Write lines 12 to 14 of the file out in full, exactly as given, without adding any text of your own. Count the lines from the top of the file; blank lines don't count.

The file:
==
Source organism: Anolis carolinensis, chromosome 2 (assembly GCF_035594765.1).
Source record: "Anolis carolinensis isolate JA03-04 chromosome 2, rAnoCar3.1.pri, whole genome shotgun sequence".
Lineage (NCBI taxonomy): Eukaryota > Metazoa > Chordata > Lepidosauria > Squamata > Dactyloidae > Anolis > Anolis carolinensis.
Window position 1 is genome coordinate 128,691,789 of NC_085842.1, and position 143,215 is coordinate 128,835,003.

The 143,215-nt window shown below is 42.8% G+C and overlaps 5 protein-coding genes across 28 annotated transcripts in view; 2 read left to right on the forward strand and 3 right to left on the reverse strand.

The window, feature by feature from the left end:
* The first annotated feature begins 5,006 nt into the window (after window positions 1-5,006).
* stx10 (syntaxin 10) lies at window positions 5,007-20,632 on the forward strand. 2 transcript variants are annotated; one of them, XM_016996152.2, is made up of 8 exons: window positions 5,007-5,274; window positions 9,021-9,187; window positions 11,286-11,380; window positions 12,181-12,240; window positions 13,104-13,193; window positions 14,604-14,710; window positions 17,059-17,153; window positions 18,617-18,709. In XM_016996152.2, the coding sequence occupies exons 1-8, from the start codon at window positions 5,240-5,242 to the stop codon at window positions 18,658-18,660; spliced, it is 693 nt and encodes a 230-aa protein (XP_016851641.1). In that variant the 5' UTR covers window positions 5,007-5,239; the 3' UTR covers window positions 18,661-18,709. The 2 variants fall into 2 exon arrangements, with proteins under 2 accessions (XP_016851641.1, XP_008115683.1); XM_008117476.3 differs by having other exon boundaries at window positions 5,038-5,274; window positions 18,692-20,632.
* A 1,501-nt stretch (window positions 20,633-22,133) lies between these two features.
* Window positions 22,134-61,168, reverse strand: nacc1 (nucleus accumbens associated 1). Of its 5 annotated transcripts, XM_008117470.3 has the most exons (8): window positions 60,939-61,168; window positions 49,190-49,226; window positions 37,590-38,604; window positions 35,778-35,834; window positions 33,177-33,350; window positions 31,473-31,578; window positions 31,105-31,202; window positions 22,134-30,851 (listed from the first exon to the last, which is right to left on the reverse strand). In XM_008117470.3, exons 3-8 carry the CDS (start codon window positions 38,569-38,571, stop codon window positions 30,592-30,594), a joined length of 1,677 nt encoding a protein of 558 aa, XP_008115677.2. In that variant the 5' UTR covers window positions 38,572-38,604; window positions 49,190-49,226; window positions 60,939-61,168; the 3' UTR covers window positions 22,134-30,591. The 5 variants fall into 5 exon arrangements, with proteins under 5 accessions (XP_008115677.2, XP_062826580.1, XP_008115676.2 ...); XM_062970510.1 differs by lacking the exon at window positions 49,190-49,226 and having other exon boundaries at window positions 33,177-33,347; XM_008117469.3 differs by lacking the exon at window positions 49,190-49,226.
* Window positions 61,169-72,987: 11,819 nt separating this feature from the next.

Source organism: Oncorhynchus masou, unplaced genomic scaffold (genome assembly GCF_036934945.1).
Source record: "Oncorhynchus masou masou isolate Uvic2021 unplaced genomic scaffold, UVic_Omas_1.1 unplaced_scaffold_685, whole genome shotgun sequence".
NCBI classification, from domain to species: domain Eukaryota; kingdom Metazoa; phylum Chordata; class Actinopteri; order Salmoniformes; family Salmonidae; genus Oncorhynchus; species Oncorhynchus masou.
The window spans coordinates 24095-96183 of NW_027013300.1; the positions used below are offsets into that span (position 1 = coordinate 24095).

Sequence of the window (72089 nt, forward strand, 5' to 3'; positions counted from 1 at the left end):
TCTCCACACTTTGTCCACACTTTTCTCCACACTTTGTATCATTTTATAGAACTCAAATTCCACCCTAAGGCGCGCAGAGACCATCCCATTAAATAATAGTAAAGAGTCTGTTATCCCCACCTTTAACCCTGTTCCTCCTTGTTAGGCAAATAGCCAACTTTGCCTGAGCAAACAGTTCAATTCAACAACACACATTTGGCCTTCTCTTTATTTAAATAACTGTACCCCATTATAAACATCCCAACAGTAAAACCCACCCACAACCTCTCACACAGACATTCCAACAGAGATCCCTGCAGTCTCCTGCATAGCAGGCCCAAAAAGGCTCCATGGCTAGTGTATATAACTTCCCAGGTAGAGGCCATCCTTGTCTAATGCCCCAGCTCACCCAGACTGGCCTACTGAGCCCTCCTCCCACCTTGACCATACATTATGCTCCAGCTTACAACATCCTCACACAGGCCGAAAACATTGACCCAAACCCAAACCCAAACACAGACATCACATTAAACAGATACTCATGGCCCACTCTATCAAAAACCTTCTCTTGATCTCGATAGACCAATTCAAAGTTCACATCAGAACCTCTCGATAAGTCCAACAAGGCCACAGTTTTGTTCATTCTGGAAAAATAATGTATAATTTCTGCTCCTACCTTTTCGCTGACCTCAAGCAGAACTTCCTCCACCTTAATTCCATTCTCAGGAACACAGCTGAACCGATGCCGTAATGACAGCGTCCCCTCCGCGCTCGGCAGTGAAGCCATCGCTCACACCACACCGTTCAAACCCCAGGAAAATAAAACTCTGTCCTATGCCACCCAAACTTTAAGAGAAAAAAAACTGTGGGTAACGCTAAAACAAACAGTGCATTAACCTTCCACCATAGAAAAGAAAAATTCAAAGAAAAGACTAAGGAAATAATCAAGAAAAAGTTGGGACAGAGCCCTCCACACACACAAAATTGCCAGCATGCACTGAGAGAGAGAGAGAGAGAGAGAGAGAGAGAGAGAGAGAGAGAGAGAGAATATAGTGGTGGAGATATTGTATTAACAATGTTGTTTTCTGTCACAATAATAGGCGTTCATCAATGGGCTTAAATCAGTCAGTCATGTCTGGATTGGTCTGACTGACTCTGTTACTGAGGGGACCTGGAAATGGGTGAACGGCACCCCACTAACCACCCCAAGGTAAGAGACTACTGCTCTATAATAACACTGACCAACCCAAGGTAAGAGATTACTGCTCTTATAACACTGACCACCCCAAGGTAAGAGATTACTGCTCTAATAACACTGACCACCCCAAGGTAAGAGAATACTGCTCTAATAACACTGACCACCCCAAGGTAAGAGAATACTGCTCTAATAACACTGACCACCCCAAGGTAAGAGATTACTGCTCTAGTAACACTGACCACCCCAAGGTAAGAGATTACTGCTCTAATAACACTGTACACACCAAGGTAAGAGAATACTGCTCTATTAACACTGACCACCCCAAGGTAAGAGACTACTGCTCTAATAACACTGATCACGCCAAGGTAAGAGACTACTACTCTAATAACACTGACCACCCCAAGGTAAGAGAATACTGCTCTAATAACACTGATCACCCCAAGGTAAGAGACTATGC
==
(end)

Source organism: Oncorhynchus masou, unplaced genomic scaffold (genome assembly GCF_036934945.1).
Source record: "Oncorhynchus masou masou isolate Uvic2021 unplaced genomic scaffold, UVic_Omas_1.1 unplaced_scaffold_685, whole genome shotgun sequence".
NCBI classification, from domain to species: domain Eukaryota; kingdom Metazoa; phylum Chordata; class Actinopteri; order Salmoniformes; family Salmonidae; genus Oncorhynchus; species Oncorhynchus masou.